How Does a Guarantor Home Loan Work?

For many young people, getting their foot in the property door can be a challenge. Saving for the deposit and fees is usually one of the biggest hurdles. Parents will often want to help their children get set up, but not have the cash reserves to gift them a deposit. In this case, if they have enough equity in their own property/s, they can offer it as security and act as a guarantor.

How it Works

A guarantor, in most situations, provides a security guarantee only. This means that the borrower will have to be able to service the entire loan on their income alone, but they will not have to come up with all of the deposit normally required. Most lenders structure the guarantee in a way that the loan is split into two parts. One loan is secured against the new property and the second is secured against both the new home and the guarantor’s property. Both loans are solely in the borrower’s name, but the guarantor has put up extra security making the lend possible. The idea is that once there is enough equity in the new property, the borrower will refinance the loan and remove the guarantor’s security from the pool.

Benefits

Ideally the borrowers can secure a home sooner than if they had to wait and save over a longer period for their deposit, potentially risking property value increases that could price them out of the market. It also means the borrowers will not have to pay lenders mortgage insurance, which can be costly. Another benefit is that because the property will remain solely in the borrower’s name, they may still be eligible for any first home buyer grants or savings.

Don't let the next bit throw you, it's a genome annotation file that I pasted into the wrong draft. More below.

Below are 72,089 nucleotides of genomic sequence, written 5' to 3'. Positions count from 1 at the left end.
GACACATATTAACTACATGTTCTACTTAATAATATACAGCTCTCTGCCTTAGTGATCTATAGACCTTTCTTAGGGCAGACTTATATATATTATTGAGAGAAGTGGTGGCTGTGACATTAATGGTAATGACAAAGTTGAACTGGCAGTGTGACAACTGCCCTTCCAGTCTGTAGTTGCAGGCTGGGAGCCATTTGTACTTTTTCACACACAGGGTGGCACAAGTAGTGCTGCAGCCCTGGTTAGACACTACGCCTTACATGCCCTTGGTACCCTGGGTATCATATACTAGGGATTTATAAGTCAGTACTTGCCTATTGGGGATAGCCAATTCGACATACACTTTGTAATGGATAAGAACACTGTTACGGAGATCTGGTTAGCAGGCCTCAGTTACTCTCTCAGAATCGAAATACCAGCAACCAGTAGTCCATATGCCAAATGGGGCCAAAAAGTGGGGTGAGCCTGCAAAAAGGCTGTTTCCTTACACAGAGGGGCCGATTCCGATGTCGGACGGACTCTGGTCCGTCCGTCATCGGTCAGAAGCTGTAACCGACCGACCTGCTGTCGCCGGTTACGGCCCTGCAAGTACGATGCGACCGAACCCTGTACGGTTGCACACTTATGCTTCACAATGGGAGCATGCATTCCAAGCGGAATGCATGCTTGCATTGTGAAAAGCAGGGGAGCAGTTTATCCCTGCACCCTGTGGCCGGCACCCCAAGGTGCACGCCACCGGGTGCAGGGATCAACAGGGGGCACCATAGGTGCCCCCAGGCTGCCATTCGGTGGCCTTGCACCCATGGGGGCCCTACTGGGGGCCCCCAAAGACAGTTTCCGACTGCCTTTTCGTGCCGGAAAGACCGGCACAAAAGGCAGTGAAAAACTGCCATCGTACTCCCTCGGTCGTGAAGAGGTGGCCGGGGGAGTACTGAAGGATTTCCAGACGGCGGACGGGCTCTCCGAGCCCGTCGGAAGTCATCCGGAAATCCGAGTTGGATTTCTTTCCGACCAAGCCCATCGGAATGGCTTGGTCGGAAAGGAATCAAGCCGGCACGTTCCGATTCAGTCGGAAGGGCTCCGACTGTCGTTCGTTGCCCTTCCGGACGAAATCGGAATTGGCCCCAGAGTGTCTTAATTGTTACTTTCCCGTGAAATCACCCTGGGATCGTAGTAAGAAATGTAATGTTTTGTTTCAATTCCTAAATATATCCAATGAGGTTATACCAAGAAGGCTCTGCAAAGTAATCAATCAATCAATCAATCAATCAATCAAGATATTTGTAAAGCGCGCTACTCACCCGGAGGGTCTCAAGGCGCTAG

Restrictions

Not all lenders offer a guarantor home loan option, so it is important to do your research. Your mortgage broker will be able to help you here. For those lenders who do offer this type of loan, a guarantor scenario is generally restricted to a parent / child or spousal relationship. This is because there has to be some direct benefit for the guarantor and they see helping out your child or partner is a direct benefit. Other relatives and associates are generally deemed unacceptable as guarantors. Another thing to consider is that not all property types are acceptable for use in a guarantor situation.
 
Impact on the Guarantor

In the case of parents acting as guarantors, it is important that they fully understand the risk. The first and most obvious is that should the borrower default on their payments, the responsibility can fall on the guarantors and they then risk losing their property. Another potential issue is that it can affect future borrowings the guarantor may wish to look at. Most lenders will insist all guarantors obtain independent legal advice to make sure they know what they are entering into.

The guarantor scenario is one that comes with great benefits for the first home buyer. However, there are also risks involved for the guarantor so it is important that you approach the situation well informed. Contact us for more information to see if the guarantor option is for you.